Biochemical Cascade Involved in Mast Cell Activation for Mediator Release

  • Teruko Ishizaka
Part of the GWUMC Department of Biochemistry Annual Spring Symposia book series (GWUN)


Mast cells and basophil granulocytes bear specific receptors for IgE, which bind IgE molecules with high affinity, and the reactions of cell-bound IgE antibodies with multivalent antigen initiate the release of a variety of preformed and newly generated mediators such as histamine and leukotrienes (Ishizaka and Ishizaka, 1975). Mast cells also secrete these inflammatory mediators in response to various nonspecific stimuli. These mediators cause allergic disorders in both experimental animals and men. Among the various mast-cell-derived mediators, oxidative products of arachidonic acid (AA) have drawn much attention in recent years. It has been shown that rat peritoneal mast cells and human lung mast cells, but not bone-marrow-derived mouse mast cells, generate prostaglandin D2 (PGD2) through the cyclooxygenase pathway. Conversely, mouse bone-marrow-derived mast cells, as well as human lung mast cells generate primarily leukotriene C4 (LTC4) through the lipoxygenase pathway, but peritoneal mast cells do not (Lewis et al., 1981; Peters et al., 1984; Razin et al., 1983). Leukotrienes cause contraction of airway smooth muscles and are considered to be the most potent bronchoconstrictors in human asthma.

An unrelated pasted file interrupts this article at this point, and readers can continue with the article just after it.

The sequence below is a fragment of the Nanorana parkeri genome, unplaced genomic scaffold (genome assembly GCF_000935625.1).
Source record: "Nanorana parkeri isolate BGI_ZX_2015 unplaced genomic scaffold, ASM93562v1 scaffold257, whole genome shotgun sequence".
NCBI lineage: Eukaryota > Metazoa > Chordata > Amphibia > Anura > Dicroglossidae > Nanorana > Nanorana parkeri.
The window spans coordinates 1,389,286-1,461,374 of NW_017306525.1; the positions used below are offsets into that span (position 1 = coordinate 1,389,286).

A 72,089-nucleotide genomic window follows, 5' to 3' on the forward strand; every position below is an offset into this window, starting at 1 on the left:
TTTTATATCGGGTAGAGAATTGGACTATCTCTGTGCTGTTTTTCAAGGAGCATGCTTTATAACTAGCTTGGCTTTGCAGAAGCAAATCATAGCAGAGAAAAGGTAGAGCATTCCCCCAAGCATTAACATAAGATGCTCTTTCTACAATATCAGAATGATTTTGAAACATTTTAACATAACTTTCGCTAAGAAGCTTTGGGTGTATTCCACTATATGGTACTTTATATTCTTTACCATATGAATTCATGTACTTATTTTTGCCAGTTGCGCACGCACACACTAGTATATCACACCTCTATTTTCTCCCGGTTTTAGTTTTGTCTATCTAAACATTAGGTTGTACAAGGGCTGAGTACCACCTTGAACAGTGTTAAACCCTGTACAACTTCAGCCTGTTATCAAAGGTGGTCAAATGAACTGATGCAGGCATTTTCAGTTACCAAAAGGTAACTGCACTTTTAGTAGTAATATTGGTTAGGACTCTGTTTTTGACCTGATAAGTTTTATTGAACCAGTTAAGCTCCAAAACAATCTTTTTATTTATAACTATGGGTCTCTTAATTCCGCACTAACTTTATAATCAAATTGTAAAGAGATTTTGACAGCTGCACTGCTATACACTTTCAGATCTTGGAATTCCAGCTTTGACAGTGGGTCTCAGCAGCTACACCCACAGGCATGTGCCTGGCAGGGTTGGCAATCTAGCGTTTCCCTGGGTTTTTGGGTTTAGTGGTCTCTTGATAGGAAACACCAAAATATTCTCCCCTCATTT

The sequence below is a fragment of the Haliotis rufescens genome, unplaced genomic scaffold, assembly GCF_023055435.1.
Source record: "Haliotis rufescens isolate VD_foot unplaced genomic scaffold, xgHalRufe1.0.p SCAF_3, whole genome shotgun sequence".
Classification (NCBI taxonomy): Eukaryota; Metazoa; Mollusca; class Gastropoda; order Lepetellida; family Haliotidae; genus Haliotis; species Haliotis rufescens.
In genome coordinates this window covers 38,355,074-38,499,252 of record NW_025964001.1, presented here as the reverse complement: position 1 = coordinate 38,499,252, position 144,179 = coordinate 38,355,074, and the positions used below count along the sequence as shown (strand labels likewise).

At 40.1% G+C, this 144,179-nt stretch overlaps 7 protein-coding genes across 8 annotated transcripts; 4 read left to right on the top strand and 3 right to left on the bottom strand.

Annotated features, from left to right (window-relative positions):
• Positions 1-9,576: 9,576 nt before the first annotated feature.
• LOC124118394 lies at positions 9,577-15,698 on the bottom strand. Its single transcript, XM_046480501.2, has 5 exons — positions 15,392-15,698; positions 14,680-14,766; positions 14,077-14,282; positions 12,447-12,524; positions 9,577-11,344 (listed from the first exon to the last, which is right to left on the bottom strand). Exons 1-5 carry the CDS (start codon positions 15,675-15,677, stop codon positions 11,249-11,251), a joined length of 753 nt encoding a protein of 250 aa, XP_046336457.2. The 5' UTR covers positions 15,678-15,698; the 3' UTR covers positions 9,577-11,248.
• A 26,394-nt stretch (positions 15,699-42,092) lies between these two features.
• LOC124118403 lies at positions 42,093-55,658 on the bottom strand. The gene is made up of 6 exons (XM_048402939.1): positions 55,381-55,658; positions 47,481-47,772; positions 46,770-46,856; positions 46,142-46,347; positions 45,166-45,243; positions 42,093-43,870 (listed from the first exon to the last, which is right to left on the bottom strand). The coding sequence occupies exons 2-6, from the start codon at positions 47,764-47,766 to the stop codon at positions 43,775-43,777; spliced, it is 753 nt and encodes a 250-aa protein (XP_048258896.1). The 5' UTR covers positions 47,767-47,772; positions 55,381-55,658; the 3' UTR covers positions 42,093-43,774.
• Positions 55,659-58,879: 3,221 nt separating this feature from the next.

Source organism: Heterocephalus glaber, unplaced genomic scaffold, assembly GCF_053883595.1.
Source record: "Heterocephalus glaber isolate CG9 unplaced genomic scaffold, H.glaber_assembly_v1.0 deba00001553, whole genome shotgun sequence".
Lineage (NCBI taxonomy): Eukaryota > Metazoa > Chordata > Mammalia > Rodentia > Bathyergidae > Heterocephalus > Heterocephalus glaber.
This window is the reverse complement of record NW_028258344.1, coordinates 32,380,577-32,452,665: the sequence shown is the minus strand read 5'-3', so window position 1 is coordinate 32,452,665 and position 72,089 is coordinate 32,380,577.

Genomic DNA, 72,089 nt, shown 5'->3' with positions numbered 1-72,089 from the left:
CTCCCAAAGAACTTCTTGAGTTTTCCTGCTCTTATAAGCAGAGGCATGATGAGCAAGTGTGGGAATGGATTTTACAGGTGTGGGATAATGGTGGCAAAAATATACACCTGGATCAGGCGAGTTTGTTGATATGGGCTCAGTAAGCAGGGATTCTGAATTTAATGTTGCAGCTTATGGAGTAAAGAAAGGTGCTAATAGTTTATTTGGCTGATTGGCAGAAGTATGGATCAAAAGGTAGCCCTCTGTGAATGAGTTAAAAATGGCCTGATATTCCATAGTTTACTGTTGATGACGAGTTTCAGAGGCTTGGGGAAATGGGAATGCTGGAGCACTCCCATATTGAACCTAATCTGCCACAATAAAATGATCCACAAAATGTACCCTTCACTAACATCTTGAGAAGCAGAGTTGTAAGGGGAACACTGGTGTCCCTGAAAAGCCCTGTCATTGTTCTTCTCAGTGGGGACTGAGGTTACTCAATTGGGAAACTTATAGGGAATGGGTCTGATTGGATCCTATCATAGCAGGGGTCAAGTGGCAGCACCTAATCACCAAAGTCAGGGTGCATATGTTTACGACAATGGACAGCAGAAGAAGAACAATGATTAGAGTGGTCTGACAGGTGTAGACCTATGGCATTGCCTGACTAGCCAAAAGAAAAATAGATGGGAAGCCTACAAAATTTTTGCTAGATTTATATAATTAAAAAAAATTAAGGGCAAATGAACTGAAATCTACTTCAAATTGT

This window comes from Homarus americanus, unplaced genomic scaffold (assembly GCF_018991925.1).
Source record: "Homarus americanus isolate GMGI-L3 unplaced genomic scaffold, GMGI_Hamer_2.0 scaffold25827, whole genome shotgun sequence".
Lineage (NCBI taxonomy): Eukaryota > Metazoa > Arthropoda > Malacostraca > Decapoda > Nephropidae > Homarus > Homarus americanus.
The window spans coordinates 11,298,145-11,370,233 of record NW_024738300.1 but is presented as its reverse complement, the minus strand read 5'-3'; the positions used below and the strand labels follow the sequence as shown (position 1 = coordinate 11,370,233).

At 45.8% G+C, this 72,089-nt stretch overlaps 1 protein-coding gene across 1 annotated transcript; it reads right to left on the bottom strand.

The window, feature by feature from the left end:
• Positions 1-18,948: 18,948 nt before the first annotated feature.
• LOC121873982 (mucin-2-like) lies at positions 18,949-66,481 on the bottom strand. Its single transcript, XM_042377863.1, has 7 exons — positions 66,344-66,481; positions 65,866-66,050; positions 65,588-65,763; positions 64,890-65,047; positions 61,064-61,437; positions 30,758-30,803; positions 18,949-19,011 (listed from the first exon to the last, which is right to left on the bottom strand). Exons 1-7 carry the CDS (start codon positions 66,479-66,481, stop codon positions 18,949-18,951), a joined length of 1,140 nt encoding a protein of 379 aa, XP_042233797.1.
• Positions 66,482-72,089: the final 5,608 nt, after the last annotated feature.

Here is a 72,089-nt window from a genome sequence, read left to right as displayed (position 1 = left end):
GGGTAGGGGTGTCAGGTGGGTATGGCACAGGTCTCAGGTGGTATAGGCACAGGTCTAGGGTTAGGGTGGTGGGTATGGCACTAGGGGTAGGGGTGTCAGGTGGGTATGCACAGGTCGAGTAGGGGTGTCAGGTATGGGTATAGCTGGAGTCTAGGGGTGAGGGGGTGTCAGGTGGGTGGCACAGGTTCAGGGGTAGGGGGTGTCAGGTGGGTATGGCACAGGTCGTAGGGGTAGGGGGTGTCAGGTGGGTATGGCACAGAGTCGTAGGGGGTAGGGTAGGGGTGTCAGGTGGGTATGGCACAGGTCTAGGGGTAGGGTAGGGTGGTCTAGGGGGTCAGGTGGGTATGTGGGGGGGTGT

Mast Cell Histamine Release Phosphatidic Acid Mediator Release Human Mast Cell 
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Copyright information

© Springer Science+Business Media New York 1985

Authors and Affiliations

  • Teruko Ishizaka
    • 1
  1. 1.Subdepartment of ImmunologyThe Johns Hopkins University School of Medicine, Good Samaritan HospitalBaltimoreUSA

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